Mini dental implants are a new type of implant that uses a single-piece screw smaller than 3 mm in diameter. They are good for those who are unable to have traditional implants. Although they have some added benefits, like lower cost and faster results, they are more of a temporary solution.
What is the best kind of tooth implant?
There is no one answer as to the best kind of tooth implant, since everyone is different. Talk to your dentist about your needs, and you’ll be sure to find the right kind of dental implant for you.
What are the different kinds of implants?
The most common dental implant is the endosteal implant. Subperiosteal is another type of implant, but it’s rare today. There are also alternative dental implants, like:
Immediate load dental implants
Mini dental implants
All-on-4® dental implants
Are dental implants worth it?
Dental implants have many benefits, such as their durability (they can last more than 20 years), stability, and comfort. You don’t need to remove implants when you go to bed, which is another plus for some.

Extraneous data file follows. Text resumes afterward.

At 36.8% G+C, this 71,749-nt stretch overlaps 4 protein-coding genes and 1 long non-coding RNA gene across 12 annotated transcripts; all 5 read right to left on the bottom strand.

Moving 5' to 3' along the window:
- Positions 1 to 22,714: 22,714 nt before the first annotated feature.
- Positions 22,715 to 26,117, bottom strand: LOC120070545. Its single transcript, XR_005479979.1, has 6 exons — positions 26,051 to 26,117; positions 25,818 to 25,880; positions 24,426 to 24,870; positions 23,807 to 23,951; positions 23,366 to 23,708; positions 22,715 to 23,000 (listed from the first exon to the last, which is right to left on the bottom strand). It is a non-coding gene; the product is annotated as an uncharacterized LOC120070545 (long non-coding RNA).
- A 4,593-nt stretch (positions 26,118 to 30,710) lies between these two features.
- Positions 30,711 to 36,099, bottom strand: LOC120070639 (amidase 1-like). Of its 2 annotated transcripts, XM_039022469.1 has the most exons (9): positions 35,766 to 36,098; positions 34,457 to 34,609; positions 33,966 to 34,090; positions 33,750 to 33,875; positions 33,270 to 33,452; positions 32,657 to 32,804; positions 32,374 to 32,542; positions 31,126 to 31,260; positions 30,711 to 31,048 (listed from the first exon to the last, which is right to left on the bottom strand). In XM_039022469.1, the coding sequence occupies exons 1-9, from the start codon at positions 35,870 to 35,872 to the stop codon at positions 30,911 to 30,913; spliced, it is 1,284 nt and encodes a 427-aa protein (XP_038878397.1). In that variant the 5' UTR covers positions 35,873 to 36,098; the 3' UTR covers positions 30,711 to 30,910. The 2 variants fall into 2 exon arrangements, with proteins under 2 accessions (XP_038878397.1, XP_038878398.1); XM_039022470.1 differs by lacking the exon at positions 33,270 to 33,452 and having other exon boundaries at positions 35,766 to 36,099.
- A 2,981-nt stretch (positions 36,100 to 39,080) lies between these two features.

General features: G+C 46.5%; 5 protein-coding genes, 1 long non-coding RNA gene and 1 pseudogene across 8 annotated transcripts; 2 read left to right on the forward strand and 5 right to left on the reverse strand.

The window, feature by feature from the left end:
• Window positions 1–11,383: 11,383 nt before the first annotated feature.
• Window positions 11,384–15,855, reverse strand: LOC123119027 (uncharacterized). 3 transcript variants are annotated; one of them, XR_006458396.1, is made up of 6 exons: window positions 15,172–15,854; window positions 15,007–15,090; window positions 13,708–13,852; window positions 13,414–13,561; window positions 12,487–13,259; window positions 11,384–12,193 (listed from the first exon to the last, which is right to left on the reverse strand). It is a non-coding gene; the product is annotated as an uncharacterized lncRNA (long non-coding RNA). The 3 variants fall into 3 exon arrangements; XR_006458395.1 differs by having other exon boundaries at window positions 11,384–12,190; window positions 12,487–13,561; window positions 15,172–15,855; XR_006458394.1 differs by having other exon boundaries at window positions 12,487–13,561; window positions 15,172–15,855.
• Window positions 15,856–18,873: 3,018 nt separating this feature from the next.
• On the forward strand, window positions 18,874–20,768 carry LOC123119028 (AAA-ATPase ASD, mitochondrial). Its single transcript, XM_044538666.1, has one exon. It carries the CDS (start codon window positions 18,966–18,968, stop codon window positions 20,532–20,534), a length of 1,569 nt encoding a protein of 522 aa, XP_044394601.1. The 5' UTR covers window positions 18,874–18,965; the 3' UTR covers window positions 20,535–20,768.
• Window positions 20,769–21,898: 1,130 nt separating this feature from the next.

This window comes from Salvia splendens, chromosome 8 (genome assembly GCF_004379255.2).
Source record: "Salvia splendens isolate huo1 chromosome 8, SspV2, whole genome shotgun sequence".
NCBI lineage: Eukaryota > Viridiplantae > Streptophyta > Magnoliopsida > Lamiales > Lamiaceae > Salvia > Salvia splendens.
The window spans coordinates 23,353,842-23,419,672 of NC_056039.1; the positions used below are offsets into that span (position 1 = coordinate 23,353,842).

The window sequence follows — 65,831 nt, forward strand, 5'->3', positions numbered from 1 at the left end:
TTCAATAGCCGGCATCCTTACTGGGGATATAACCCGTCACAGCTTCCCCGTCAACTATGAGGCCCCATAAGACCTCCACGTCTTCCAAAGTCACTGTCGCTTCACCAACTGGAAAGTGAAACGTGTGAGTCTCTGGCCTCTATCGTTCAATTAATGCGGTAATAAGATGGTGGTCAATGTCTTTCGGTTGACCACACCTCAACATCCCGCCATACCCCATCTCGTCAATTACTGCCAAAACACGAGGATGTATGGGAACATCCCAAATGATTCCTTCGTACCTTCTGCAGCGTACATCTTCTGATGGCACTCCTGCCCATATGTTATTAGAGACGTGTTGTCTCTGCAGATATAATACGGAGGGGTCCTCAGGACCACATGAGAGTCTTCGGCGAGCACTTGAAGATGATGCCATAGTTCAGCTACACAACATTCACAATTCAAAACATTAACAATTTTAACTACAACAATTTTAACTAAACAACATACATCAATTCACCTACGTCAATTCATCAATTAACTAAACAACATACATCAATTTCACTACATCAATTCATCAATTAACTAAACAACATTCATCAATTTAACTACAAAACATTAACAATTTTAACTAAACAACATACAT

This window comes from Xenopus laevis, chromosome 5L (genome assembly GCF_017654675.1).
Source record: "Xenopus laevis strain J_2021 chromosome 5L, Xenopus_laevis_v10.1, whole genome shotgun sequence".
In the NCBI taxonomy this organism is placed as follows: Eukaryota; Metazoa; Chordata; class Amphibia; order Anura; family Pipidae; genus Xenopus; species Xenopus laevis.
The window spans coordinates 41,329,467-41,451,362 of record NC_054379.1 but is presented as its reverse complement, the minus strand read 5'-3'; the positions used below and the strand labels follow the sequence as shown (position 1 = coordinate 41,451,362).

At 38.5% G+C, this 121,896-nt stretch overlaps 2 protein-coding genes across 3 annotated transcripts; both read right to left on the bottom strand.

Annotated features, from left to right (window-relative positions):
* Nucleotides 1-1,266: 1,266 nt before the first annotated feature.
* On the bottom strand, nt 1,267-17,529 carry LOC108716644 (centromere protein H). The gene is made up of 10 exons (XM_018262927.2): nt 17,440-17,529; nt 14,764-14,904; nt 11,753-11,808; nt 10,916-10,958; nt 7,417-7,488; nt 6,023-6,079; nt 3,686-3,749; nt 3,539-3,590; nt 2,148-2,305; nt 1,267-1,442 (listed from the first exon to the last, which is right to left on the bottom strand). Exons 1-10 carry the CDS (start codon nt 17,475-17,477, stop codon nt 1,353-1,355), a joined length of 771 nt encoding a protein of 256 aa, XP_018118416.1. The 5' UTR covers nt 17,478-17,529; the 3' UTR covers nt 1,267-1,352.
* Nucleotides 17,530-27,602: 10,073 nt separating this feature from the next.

Who should not get dental implants?
Although most people can get dental implants, you may need to be evaluated on an individual basis if you:
Are a heavy smoker
Suffer from chronic disorders like diabetes or heart disease
Are undergoing radiation therapy in the head or neck area
Talk to your dentist to see if dental implants are an option for you.
How long do dental implants last?
Dental implants can last up to 20 years or more.
Does food get under dental implants?
You should not get food stuck under your dental implants.
Do gums grow around implants?
Your gums will gradually grow around the dental implant to provide support, just as they would do with your natural teeth. Your dentist will keep an eye on the healing process to make sure the gums don’t grow over the implant completely.
Are teeth implants painful?
No, as you’ll be under local or general anesthesia when you get dental implants. You may feel some mild pain afterwards, but no worse than if you had a tooth extraction.